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Sunday, October 28, 2012

How cell phone cameras ruin real moments


On a recent episode of Leo Laporte’s podcast This Week in Tech, panelist Dwight Silverman spoke briefly about a concert featuring David Byrne and St. Vincent. Prior to the performance, Byrne told the audience that smartphone photography was encouraged, but that they should put down their iPads.
As anyone who has ever seen a 10-inch screen held aloft in a concert can attest, iPads can be a severe distraction, making Byrne prescient as ever. However, I don’t think he goes far enough. As great as ubiquitous camera access is, we might all be better off if we used our camera phones less often. Here’s why – whether you’re at a concert or just out for a walk in the woods.
It distracts others
Getting close to one of our favorite performers can make us want to document that experience. But no one wants an iPad screen blocking their view. Concerts are best enjoyed when there is little inhibiting the interaction between performers and audience. An iPad between you and the performer on stage will be a significant impediment to appreciating a performance. Bravo, David Byrne, for dissuading the inconsiderate from ruining things for the rest of the audience.
I would actually encourage him to go further, and ban all mobile devices. Phones may not be as large a disruption as a tablet, but they are a distraction nonetheless. Plus, where do you draw the line? “Phablets” like the 5.5-inch Samsung Galaxy Note 2 make the distinction so difficult, it would be far better to simply ban them all.
It distracts you
Not only is shooting video at a performance going to distract others, it will distract you as well.
You only have so much attention to go around. If you want to record a quality video, you have to shift too much of your attention to making that recording good. That leaves little attention left to appreciate what’s happening on stage — and that’s not even considering the distraction of tired arms at the seven-minute mark of a nine-minute song.
Shooting video also prevents you from physically engaging with the performance. If you go see The Hives, you will want to dance or jump around far more than you will want to have a camera in your hands. Trust me.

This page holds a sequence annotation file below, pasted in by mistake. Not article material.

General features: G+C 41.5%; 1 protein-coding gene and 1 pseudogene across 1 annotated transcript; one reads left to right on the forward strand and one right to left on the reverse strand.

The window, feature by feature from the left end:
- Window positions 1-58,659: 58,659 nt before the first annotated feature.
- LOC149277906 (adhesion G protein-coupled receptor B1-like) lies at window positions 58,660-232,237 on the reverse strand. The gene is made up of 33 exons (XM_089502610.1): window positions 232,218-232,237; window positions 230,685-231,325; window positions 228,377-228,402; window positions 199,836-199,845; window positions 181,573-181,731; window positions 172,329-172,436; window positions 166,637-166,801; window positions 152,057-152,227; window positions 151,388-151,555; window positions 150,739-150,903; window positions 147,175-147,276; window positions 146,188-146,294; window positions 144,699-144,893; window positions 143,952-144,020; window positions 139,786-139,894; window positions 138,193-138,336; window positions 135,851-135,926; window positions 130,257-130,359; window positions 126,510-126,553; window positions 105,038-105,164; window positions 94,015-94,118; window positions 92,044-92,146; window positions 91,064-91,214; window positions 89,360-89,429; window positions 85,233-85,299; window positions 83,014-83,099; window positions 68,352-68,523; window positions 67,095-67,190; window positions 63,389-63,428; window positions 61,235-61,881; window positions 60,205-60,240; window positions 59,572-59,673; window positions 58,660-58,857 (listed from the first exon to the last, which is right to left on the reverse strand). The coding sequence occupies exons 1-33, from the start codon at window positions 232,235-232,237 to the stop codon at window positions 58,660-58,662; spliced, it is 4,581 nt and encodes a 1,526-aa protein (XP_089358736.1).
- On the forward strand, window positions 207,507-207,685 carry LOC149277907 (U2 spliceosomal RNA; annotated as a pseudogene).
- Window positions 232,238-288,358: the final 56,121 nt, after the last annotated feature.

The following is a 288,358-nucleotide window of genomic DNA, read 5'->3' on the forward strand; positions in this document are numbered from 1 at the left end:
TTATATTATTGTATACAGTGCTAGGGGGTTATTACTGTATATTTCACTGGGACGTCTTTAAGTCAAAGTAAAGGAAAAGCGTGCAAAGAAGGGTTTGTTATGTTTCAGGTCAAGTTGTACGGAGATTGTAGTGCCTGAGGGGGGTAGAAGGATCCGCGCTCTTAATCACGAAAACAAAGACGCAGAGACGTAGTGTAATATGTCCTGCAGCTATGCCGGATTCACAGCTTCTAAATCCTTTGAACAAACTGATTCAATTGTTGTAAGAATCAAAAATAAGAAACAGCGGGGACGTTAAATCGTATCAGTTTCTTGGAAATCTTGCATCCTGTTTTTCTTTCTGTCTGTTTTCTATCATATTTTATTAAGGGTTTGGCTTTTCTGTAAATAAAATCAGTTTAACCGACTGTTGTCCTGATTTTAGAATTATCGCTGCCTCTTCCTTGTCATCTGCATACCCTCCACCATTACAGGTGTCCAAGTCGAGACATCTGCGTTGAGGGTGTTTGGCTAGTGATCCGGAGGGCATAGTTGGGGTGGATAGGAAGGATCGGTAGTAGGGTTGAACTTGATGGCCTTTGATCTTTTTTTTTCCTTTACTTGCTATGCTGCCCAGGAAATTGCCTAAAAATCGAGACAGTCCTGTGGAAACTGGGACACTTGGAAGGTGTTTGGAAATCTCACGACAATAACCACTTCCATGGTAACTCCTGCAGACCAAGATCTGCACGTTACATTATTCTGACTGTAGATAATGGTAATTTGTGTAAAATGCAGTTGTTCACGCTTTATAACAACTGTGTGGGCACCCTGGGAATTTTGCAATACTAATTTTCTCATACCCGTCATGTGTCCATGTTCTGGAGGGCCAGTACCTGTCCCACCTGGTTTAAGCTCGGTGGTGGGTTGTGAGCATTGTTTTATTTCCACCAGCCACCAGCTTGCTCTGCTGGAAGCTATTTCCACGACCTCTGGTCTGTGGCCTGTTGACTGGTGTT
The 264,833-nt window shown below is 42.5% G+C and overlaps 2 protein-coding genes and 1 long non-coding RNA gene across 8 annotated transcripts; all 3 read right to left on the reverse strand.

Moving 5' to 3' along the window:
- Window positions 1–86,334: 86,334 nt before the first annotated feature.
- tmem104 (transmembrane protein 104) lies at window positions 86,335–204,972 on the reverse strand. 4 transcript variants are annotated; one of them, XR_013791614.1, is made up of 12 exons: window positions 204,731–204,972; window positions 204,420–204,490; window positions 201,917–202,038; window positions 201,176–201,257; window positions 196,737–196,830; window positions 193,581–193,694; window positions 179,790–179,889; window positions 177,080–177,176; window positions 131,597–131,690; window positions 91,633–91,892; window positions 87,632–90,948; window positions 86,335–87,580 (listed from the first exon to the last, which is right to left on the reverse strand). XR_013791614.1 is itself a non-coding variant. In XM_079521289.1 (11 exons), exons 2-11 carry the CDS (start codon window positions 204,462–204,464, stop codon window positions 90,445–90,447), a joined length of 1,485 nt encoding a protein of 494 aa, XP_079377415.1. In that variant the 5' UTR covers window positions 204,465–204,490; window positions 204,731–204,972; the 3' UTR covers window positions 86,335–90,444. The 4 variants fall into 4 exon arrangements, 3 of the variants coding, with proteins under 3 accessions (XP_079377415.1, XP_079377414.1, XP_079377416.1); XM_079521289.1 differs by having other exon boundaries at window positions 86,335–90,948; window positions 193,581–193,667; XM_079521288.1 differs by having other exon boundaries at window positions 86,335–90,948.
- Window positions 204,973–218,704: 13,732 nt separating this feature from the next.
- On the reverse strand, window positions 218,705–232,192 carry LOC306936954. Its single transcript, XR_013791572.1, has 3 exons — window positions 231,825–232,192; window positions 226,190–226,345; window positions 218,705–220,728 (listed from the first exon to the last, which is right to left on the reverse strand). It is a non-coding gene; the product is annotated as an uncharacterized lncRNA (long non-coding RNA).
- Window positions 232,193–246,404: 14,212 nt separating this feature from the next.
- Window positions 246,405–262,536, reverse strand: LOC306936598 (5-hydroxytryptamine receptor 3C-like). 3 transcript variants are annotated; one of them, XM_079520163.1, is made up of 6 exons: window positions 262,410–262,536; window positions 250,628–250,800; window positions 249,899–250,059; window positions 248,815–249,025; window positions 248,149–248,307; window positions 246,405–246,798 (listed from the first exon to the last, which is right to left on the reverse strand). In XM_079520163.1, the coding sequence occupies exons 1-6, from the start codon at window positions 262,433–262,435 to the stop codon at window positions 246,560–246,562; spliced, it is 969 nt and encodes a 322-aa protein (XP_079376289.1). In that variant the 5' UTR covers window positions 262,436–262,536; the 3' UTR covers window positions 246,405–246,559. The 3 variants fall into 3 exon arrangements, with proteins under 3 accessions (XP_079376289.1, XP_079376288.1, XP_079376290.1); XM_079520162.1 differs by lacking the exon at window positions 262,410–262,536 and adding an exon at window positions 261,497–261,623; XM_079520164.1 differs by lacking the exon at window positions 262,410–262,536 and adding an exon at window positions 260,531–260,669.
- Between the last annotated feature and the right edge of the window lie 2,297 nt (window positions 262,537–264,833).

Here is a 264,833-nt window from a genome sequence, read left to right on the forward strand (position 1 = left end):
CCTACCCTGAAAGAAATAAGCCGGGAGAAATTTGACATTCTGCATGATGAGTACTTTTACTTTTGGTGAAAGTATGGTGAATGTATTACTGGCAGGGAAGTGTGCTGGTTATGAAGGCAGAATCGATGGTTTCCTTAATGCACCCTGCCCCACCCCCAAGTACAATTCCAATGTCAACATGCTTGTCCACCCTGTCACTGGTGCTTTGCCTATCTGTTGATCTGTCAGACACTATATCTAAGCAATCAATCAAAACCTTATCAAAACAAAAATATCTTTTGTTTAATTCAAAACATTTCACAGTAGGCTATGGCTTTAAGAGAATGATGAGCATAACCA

Audio is better
Nobody wants to see that grainy cell-phone video that you shot from the 40th row. Bootlegging communities for bands like Phish and The Grateful Dead indicate that someone may want to hear an audio recording, though. In that case, you will need better microphones than those in your smart phone.

his can add a lot of overhead, and most non-photographers don’t have good workflows to get it done. For example: Why do I have a photo of the last pork tenderloin sandwich I had when last in Indiana? There was no reason to take it in the first place. Now it is a useless piece of digital clutter. Plus, it made my phone greasy when I took it, and now I really want a pork tenderloin sandwich — both big negatives.

It makes us worse people
Yes, your friend’s compound fracture is fascinating in a horrifying sort of way, but I might be better off if I didn’t have opportunities to see things like that online. There would be a lot less fodder for /r/wtf (not to mention even less-savory sub-Reddits) if we didn’t all have decent-quality phones in our pockets. And that’s to say nothing of the feelings of the injured party.
We may be at our very worst as a species when we’re rubber-necking for a longer glance at the suffering of others. Ubiquitous camera access feeds this behavior directly, as we take more time to get photos and personally appreciate them later, and vicariously, as we encourage others to enjoy another’s pain with us. Sites like Reddit make this even worse, as the most gruesome injuries will also be rewarded with viral attention.
If we were more restrained with our camera phones, perhaps there would be a little less celebration of the terrible things around us.
David Byrne would never get away with banning cell phones from his performances. The uproar would be too great. This one has to be on us.
The next time you are at a concert, put down the camera phone. Focus more on the performance and you might just enjoy it more. If you are hiking or camping, leave your phone in your pocket. Don’t miss the point of the whole endeavor. And, for goodness sake, if you happen to be at the scene of an injury, accident, or tragedy, have some decency and don’t snap a shot to share online. We might just all be better off.